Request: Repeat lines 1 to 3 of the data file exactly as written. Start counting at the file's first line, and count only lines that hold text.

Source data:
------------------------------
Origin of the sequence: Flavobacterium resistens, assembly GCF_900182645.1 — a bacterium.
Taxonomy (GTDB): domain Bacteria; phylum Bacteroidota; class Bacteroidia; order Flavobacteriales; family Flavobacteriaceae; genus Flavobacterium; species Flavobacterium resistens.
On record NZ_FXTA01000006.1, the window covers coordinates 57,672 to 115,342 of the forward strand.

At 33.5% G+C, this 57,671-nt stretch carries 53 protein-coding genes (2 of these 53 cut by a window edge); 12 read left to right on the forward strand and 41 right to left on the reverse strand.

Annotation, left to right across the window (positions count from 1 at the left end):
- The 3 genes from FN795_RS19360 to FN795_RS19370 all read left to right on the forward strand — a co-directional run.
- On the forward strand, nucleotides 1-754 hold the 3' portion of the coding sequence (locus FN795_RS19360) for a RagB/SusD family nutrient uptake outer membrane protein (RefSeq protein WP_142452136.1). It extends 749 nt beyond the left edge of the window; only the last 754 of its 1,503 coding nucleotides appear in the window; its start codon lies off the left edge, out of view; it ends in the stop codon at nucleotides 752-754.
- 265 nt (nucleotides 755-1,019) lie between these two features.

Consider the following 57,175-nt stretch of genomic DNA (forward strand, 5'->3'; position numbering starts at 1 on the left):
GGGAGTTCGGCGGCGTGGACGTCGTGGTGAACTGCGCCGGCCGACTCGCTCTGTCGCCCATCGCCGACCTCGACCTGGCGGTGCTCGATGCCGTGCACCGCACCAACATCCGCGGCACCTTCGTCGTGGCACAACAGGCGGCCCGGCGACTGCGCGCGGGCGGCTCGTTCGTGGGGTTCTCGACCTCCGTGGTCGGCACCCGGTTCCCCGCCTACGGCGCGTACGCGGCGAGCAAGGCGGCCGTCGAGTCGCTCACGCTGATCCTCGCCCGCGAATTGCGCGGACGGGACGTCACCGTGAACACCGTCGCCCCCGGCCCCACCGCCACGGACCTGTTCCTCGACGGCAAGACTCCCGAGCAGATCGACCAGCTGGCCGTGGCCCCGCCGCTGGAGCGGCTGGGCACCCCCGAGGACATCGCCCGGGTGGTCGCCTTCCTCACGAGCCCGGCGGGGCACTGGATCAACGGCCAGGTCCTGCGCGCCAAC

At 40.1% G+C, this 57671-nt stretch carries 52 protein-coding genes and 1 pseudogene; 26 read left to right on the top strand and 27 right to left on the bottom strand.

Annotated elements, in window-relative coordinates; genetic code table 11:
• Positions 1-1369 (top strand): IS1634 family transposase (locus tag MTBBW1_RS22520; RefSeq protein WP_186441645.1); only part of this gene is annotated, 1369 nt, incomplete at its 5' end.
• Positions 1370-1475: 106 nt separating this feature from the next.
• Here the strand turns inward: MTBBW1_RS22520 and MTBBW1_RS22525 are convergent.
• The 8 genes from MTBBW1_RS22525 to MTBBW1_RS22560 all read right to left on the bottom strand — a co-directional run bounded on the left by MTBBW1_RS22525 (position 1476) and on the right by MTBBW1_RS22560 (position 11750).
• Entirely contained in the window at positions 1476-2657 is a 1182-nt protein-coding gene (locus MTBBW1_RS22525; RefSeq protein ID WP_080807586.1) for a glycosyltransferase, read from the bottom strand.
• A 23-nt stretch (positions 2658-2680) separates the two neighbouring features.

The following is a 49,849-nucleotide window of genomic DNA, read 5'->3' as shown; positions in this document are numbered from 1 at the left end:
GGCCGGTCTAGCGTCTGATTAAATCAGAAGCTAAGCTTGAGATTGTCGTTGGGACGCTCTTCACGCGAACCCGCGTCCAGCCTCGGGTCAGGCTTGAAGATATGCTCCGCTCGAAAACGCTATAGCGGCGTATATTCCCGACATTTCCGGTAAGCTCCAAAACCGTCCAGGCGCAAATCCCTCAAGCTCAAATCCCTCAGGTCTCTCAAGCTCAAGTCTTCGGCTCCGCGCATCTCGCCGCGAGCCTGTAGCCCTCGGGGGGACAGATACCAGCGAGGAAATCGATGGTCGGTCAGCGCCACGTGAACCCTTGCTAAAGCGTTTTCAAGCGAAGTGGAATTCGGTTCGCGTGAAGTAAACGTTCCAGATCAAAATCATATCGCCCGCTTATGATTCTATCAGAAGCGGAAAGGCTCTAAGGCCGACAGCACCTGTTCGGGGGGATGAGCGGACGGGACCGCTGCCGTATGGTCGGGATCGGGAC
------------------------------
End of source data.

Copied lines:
Origin of the sequence: Flavobacterium resistens, assembly GCF_900182645.1 — a bacterium.
Taxonomy (GTDB): domain Bacteria; phylum Bacteroidota; class Bacteroidia; order Flavobacteriales; family Flavobacteriaceae; genus Flavobacterium; species Flavobacterium resistens.
On record NZ_FXTA01000006.1, the window covers coordinates 57,672 to 115,342 of the forward strand.